MS. DEBORAH SIMMONS:  Right.  Let’s be real, first of all, Roland.  We know that vultures eat scraps – our leftovers.  So, to say somebody is a vulture capitalist really has two, different meanings.

But – but the more important thing is that the Republicans are acting like hyenas.  They’re practically eating their own and snipping at their own in order to try to separate themselves – which I had said on this show months and months ago that until they start separating themselves, you won’t know – really know one from the other.  The bottom line is the Republicans want to get Barack Obama out of the White House, and it’s obvious they’ll do anything and everything to get it done.

MR. MARTIN:  But, clearly, they have to be concerned when so many people are ticked off and broke.  There are broke conservatives.

MS. SIMMONS:  Yes.

MR. MARTIN:  There are –

MS. SIMMONS:  Yes.

MR. MARTIN:  — broke liberals.

MS. SIMMONS:  Yep.

MR. MARTIN:  There are broke White folks –

[CHUCKLING.]

MR. MARTIN:  — broke Black folks.  And when you say, “Oh, no.  We believe in the free market, and” – “and we shouldn’t be having this conversation,” what are you saying to those people who might look at you – in Ohio, in Pennsylvania, in Florida?  They’re saying, “Wait a minute.  Are you guys trying to get me, or are you trying to support guys like him?”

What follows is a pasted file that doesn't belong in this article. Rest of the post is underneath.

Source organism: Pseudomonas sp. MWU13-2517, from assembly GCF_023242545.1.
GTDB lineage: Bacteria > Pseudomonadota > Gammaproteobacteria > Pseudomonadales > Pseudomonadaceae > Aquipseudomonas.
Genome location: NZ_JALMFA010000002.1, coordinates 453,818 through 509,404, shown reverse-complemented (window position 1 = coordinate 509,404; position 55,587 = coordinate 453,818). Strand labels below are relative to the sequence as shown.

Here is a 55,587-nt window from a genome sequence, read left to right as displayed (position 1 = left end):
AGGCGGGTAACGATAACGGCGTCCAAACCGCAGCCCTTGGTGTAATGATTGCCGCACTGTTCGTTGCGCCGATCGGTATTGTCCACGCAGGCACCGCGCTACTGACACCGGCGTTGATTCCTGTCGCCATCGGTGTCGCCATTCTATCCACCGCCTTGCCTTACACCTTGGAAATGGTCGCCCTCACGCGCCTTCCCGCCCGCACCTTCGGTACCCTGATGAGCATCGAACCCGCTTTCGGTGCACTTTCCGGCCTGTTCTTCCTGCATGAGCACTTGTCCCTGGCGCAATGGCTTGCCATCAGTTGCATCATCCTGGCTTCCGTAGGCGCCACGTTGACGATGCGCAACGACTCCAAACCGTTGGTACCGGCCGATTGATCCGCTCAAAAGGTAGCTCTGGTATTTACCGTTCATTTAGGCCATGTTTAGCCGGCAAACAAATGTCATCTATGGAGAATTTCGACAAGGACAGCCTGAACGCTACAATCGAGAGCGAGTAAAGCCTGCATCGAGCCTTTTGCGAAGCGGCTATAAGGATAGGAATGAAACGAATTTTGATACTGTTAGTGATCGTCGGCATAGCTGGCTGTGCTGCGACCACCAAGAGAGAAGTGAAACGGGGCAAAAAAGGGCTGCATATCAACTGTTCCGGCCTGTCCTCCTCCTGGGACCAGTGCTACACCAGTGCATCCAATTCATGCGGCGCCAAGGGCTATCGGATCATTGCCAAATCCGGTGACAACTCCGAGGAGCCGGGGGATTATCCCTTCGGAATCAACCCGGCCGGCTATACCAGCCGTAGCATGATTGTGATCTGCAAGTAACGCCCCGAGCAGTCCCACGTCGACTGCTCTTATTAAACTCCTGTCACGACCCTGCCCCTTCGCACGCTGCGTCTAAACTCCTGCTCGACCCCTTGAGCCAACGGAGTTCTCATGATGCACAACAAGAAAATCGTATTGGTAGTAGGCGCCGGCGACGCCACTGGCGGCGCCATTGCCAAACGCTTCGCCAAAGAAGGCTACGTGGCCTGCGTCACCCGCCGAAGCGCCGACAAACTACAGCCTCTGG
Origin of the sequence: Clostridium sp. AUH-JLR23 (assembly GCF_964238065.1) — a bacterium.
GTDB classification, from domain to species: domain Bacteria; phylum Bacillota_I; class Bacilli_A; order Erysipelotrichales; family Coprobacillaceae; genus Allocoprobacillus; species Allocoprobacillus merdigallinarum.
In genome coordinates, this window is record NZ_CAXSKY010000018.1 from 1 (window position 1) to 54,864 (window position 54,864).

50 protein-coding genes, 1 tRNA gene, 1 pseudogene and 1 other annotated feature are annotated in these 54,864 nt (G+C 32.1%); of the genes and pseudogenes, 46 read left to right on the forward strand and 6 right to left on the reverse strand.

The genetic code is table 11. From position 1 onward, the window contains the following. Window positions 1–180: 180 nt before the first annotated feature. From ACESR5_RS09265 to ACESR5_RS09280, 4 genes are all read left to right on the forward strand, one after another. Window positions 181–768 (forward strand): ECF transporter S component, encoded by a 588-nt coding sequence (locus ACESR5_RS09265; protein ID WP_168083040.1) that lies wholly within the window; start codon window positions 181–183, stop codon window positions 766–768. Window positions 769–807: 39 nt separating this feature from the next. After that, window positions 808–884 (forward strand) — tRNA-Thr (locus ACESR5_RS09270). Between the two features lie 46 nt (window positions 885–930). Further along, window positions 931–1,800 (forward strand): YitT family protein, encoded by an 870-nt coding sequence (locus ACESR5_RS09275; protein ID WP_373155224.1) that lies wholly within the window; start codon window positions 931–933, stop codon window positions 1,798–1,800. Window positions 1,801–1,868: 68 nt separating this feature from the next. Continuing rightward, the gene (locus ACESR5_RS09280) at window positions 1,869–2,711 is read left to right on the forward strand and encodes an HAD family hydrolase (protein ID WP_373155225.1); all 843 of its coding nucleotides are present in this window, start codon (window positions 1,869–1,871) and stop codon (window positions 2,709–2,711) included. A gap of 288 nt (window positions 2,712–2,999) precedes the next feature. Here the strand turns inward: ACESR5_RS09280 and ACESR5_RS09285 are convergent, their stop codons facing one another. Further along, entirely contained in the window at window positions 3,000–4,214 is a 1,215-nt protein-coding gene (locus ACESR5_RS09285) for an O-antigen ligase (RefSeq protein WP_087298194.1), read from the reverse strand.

DR. CORNEL WEST:  No, I think what – what – what it reveals is that Bain is just the peak of an iceberg.  The predatory capitalism’s been at work for 30 years.  We’ve been dealing with a class war against poor people and working people for 30 years.  The oligarchs rule, and the politicians just come and rotate.  They reigned for a little while, but the folk who really rule:  big business, big banks, big corporations.  And what we’re seeing now is, first, on the Republican side, this kind of critique; but the challenge is when it begins to even move toward the Democrats, and they’re tied to big money.  Then we’ve got serious debate about, “What is capitalism?”  “What has it really done to poor people and” – “and working people, especially in the last 30 years?”

MR. MARTIN:  Joe, even Frank Luntz, Republican pollster, said, “We cannot have this conversation.”  Bill Kristol, big-time conservative – he said, “We need to be very careful in this dialogue, because,” he said, “we can’t associate every person in business with the free market and capitalism.”  Basically, he was saying, “There are some people out there who have some problems in this area, and so we can’t just rush to defend them at every moment.”